The Social Science Statistics blog (new to me, but it’s been around for a while) has a good writeup of a 2002 study by Dan Ariely and Klaus Wertenbroch which systematically examines the effectiveness of deadlines in preventing procrastination:
They randomized participants into three categories: three evenly-spaced deadlines every 7 days; an end-deadline after 21 days; or a self-imposed schedule of deadlines within a three week period.
Which one would you select if you could? Maybe the end-deadline because it gives you the most flexibility in arranging the work (similar to a final exam or submitting your dissertation all at once)? Ariely and Wertenbroch found that the end-deadline does the worst both in terms of finding errors and submitting on time. Participants with evenly-spaced deadline did best. But that group also liked the task the least, maybe because they had several unpleasant episodes of reading silly texts, or because they spent more time than the other groups.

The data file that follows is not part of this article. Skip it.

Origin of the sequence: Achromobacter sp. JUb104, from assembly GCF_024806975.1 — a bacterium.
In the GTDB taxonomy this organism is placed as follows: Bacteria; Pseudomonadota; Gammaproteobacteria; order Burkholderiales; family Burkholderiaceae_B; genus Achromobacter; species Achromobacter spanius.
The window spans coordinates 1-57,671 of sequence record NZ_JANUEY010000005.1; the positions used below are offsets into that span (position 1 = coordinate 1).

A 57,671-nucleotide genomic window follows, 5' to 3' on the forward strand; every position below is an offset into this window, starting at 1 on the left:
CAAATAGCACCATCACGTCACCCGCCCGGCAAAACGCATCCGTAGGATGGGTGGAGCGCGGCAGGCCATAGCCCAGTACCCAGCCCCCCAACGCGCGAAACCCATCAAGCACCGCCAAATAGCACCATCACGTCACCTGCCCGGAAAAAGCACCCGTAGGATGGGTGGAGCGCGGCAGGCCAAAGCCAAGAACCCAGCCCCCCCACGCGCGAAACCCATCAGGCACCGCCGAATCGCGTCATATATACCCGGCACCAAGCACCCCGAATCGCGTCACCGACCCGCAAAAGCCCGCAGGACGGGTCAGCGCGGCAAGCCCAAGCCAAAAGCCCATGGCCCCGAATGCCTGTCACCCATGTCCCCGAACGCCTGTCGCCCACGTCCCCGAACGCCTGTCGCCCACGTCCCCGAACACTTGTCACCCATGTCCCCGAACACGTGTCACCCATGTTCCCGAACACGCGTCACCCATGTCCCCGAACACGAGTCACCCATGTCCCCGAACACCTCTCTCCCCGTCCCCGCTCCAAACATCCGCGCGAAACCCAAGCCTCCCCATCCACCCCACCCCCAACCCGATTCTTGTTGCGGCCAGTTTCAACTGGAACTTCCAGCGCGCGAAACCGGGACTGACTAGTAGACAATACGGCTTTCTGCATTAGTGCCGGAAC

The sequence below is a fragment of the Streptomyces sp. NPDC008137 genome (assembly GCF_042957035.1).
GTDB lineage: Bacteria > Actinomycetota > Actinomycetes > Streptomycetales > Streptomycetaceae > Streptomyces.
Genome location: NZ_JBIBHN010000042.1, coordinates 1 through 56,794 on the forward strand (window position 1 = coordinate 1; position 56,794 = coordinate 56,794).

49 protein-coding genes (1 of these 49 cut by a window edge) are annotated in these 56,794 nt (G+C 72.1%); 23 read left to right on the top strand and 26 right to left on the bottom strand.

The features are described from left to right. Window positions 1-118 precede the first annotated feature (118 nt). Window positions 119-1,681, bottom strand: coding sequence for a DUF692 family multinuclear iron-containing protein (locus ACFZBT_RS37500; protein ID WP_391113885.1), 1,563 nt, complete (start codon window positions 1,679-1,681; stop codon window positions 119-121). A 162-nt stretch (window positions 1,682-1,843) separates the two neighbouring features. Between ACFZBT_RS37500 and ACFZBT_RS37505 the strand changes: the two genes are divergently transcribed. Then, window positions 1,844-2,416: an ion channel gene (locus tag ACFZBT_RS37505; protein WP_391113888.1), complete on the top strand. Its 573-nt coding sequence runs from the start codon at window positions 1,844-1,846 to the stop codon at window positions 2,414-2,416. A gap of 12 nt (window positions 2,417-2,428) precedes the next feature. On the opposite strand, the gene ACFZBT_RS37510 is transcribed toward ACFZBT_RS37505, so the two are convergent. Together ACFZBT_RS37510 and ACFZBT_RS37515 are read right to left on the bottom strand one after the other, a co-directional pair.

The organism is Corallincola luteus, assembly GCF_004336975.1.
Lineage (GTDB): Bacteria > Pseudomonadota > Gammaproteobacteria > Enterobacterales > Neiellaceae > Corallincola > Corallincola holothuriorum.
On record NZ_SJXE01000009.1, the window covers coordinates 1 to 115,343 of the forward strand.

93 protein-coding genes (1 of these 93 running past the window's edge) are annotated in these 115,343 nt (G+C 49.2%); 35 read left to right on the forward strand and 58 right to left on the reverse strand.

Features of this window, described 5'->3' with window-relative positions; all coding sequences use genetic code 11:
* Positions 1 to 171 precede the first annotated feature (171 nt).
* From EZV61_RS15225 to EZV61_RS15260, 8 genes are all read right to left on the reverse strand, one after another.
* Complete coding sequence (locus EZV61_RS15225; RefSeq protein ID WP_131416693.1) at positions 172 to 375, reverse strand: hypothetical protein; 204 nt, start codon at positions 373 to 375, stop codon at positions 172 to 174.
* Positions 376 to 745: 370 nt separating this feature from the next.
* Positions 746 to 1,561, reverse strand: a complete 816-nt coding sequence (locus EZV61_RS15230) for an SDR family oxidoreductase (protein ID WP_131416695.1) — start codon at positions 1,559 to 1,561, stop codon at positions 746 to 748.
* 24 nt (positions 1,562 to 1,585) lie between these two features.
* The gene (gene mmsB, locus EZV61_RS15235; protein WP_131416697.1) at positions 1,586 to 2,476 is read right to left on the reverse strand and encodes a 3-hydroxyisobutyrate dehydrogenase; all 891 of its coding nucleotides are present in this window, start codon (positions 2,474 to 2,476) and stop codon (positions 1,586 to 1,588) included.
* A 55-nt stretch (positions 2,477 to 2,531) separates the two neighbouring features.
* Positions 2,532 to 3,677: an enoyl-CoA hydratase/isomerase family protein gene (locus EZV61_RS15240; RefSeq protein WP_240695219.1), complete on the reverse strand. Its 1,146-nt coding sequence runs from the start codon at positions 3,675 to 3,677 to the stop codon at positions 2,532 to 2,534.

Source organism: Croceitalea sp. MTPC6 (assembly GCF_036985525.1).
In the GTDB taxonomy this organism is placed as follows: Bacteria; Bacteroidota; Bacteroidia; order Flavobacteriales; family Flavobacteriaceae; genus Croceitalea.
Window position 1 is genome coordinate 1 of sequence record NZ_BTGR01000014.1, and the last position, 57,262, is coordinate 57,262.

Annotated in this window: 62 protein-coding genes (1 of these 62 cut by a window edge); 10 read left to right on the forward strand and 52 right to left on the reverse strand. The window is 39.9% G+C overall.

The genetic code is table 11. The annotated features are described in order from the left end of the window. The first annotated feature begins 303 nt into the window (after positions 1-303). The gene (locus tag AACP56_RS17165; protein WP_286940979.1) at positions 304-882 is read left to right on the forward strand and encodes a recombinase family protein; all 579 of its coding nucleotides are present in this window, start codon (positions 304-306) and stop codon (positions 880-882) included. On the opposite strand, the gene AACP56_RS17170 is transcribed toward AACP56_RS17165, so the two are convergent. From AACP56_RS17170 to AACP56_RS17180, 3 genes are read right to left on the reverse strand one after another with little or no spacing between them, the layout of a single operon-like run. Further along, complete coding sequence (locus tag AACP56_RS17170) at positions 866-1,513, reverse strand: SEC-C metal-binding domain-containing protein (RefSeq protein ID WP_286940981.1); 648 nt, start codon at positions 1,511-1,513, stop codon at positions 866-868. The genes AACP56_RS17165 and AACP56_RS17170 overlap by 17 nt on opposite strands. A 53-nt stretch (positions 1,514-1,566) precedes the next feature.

To me the most interesting result of the study is that self-imposed deadlines don’t appear to help procrastinators [update: they do help, just not as much as external deadlines]: they need rigid, externally-imposed deadlines in order to get the job done. And as Sebastian Bauhoff points out in his summary, even then they don’t like it.
[update: added a figure below]
Here’s a summary of the results for a proofreading task: